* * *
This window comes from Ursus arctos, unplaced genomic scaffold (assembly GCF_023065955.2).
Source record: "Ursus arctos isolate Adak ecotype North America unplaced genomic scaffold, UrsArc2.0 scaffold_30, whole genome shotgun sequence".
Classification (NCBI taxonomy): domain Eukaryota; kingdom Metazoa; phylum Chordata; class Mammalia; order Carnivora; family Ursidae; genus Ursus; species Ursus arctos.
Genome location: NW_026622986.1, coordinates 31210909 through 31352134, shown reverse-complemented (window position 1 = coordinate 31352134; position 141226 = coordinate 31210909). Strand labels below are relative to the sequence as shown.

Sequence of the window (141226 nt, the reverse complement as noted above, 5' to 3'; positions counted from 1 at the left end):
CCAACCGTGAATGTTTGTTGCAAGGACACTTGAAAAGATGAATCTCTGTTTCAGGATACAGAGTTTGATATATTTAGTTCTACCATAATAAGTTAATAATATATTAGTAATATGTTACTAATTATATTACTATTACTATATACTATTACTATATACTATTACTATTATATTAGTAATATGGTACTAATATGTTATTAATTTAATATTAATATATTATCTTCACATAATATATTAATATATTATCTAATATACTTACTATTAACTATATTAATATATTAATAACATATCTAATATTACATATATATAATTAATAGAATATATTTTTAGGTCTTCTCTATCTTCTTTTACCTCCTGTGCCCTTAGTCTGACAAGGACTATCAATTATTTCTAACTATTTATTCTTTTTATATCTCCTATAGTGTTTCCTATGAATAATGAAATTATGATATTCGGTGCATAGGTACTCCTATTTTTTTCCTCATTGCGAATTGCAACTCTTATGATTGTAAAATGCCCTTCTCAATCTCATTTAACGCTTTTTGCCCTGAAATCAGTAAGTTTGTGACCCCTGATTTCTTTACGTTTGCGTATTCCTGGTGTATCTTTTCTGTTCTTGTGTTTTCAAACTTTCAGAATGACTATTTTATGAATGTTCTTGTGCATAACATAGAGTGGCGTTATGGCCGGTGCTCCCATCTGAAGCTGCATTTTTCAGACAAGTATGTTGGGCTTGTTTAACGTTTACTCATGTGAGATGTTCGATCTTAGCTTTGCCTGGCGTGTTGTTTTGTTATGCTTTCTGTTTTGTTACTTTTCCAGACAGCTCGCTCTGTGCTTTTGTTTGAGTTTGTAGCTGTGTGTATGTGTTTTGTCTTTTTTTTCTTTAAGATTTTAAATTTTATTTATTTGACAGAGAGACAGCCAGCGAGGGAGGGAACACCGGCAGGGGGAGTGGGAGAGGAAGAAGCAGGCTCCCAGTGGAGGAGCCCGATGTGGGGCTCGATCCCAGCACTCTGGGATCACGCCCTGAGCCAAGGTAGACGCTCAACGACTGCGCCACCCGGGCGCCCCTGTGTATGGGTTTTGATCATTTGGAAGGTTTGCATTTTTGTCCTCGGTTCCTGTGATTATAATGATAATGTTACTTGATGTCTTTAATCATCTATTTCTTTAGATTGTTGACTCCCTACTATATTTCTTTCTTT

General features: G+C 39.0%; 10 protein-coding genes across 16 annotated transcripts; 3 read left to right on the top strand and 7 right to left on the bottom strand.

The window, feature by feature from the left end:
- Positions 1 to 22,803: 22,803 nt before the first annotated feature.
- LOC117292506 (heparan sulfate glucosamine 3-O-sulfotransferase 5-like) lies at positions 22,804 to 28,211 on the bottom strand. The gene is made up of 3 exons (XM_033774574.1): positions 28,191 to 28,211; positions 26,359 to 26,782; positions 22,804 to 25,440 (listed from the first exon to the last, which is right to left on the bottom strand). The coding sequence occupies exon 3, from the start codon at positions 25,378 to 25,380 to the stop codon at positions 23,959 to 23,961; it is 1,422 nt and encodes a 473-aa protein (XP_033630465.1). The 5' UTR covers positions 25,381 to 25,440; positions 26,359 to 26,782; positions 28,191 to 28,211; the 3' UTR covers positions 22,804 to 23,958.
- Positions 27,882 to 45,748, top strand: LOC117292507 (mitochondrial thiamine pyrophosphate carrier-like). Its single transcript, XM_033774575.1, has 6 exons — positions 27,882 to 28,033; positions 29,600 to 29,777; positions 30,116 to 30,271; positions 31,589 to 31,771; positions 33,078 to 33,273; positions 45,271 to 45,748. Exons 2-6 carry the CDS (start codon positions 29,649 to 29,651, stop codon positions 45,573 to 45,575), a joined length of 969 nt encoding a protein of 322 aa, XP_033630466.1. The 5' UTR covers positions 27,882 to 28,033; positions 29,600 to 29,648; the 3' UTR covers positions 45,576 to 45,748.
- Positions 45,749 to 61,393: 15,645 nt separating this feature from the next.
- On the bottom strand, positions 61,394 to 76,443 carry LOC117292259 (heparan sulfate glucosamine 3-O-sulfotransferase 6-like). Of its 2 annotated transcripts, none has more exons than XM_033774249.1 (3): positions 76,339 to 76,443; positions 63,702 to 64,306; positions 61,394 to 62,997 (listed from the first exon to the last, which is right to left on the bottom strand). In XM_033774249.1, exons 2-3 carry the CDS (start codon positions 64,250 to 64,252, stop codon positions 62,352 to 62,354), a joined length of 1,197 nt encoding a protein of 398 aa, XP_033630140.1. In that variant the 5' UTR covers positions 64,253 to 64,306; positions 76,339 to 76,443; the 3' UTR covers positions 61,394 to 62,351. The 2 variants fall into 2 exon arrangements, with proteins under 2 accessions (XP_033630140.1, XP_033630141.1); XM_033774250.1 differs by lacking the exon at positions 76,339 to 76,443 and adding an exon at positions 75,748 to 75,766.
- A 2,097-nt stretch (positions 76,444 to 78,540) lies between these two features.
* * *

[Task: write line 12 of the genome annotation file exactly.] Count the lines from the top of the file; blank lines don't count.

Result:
- Positions 45,749 to 61,393: 15,645 nt separating this feature from the next.